The tPA Pushback Begins

It isn’t news to anyone in the Emergency Medicine community that tPA isn’t as effective as its efficacy trials suggested, and its overuse is driven by “quality” measures and medicolegal concerns more than any true belief in its usefulness.  However, it remains rare in the Neurology literature to challenge the primacy of tPA – it is much more frequent to see articles promoting and/or defending its expanded use.

This small retrospective series looks at a registry of stroke patients eligible for alteplase who received a CT perfusion study as part of their initial evaluation.  As criteria for review, the CT perfusion lesion needed to be <15mL in calculated volume.  Their final cohort included 366 patients with mostly mild-to-moderate strokes (NIHSS median 8 in each), and a little over half were treated with alteplase, while the remainder were not.  As a retrospective and confounded study, the level of evidence is weak, but the untreated population had significantly better outcomes (mRS 0-1 in 57% vs. 69%), and avoided such complications as parenchymal hemorrhage.

The authors conclude:

“we suggest that neither CTA nor standard clinical/NCCT assessment can appropriately define a relatively large sub-group of patients who are clinically eligible for alteplase, yet appear to have no benefit from treatment.”

Yes, if the volume of acutely injured tissue is quite small, the potential benefit of any therapy has an obvious ceiling – even before considering the viability of the affected tissue or the potential effectiveness of reperfusion.  But the key point here is one I’ve made, most recently at #smaccDUB: we can better individualize care, and avoid costs and risks, with more information.

Thanks to Robert Goulden for sending this in!

“Too good to treat? Ischemic stroke patients with small CT perfusion lesions may not benefit from thrombolysis”

The Sweetest Emergency Department Discharge

When the writers of television drama imagine the Emergency Department, they imagine – you know – emergencies.  Life, death, gray areas in between, and the drama of the critically ill.  People with – you know – symptoms.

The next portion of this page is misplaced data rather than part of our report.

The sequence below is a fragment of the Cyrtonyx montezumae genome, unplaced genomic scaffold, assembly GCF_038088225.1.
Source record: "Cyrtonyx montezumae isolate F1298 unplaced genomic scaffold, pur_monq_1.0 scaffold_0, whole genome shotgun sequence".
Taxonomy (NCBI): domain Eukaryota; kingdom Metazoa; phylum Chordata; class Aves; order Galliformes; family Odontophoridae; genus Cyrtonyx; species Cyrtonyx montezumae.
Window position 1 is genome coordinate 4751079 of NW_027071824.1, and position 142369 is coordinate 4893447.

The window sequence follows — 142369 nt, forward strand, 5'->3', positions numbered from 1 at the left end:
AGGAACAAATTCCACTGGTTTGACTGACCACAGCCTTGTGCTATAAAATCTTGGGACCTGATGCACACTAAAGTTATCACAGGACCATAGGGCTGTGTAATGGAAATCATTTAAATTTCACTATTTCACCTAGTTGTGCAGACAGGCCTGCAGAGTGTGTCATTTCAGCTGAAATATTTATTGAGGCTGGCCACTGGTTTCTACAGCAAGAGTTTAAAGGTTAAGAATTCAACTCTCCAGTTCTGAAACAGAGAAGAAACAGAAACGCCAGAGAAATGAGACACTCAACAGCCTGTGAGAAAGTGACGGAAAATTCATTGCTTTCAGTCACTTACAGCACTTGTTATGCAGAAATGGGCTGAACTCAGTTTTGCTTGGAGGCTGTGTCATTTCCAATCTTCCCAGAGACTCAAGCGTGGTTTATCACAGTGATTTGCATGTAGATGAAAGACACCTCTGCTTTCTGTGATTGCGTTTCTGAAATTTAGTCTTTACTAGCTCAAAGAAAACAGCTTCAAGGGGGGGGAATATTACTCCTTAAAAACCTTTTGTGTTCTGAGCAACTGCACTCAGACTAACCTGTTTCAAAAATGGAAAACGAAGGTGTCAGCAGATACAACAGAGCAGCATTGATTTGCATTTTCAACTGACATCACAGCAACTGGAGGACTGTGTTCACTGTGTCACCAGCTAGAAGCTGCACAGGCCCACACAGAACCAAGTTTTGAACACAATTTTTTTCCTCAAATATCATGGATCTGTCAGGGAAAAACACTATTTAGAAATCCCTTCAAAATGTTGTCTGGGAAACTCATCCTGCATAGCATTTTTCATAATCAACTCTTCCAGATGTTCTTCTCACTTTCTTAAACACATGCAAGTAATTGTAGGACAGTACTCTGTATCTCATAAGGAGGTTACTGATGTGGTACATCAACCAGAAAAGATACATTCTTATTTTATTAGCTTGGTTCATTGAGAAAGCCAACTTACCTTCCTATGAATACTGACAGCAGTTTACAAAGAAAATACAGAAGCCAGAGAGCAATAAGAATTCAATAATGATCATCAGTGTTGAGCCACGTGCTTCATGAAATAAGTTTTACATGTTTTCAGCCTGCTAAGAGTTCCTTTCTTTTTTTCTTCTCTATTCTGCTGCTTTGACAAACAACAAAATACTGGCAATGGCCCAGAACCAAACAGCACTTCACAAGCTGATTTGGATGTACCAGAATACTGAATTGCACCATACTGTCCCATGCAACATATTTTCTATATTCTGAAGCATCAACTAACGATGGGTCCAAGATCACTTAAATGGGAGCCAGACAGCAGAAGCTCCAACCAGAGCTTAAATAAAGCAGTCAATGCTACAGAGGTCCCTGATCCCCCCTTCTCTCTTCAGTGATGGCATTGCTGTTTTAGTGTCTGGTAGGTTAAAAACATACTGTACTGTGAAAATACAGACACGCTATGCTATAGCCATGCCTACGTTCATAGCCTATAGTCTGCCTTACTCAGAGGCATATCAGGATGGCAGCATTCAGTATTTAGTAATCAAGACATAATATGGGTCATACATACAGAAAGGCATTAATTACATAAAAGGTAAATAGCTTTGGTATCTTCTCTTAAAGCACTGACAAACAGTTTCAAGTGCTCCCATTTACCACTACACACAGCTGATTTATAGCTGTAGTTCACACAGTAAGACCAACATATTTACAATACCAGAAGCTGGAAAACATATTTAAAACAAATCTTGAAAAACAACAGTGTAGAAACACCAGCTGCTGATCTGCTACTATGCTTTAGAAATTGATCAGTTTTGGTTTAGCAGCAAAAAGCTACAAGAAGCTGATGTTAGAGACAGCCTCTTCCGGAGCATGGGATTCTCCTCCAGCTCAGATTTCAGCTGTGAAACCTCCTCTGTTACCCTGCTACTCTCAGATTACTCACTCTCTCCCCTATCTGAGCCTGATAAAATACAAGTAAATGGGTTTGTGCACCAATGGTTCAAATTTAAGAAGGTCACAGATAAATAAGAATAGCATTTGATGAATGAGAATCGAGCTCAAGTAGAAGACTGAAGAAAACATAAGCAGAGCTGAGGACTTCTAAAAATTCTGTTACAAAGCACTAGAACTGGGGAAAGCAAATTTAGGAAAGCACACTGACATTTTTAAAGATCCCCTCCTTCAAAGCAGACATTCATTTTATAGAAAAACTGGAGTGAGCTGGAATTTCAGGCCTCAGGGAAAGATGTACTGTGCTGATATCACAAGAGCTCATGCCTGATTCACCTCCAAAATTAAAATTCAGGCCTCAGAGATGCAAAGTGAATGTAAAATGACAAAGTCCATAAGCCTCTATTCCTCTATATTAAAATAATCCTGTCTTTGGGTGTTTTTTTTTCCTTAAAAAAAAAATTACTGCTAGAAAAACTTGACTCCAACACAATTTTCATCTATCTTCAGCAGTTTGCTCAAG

Now, our Emergency Departments fill up with the asymptomatic – hypertension and hyperglycemia.  Silent killers, to be sure, but on geologic time scales compared to the attention span of the average Emergency Physician.  As we covered last week, asymptomatic hypertension is nearly always an inappropriate Emergency Department referral.  Now, just the same, we see the same strains of futile pedaling in hyperglycemia.

This is a retrospective, single-center evaluation of all patients arriving with a glucose level ≥400 mg/dL and subsequently discharged.  Patient admission and discharge glucose level were measured, any testing and treatment recorded, and each was followed-up specifically for healthcare encounters and hospitalizations within seven days.  All told, they identified 422 patients and 566 ED encounters for chart review.

In their cohort, the median arrival and discharge glucose levels were 491 mg/dL and 334 mg/dL.  Treatment and testing varied wildly, with most receiving some sort of chemistry or urine testing, most receiving some intravenous fluid, and the majority receiving some subcutaneous insulin.  Fabulously, 11 patients were even discharged (most AMA) with glucose beyond the range of the point-of-care machine (600 mg/dL).  Nearly everyone in their cohort for whom they were able to follow-up did well: only 25 (4%) were hospitalized on a re-visit within 7 days, and only two did so for a glucose-metabolism complications, both diabetic ketoacidosis.  The reasonable conclusion of these authors: “attaining a specific glucose-level goal before discharge in patients with moderate to severe hyperglycemia may be less important than traditionally thought.”

This study does not review the downstream resource utilization and outcomes for those admitted on their initial visit.  A comparison with an admitted versus discharged cohort might have given some representation of benefit derived from intensive treatment and re-education, although, the surrogate and patient-oriented complications relating to poor glucose control are infrequent and generally long-term complications.  Furthermore, patients with poor glucose control are not always those for whom an inpatient hospitalization resolves the issues relating to their future poor glucose control.

These patients are still a challenge to manage appropriately.  The role of the Emergency Department is in ruling out treatable pathology or complications of sustained hyperglycemic or insulin-deficient states.  Unlike hypertension, a little more work is usually indicated for these patients.  The ED evaluation is the easy part; finding ways to keep these patients healthy long term is the larger question.

“Discharge Glucose Is Not Associated With Short-Term Adverse Outcomes in Emergency Department Patients With Moderate to Severe Hyperglycemia”

Still Meandering Towards Apneic Oxygenation

The use of apneic oxygenation – so-called NODESAT – has been gaining rapidly in popularity.  Curiously enough, however, its continued promotion occurs in the absence of high-quality evidence for benefit.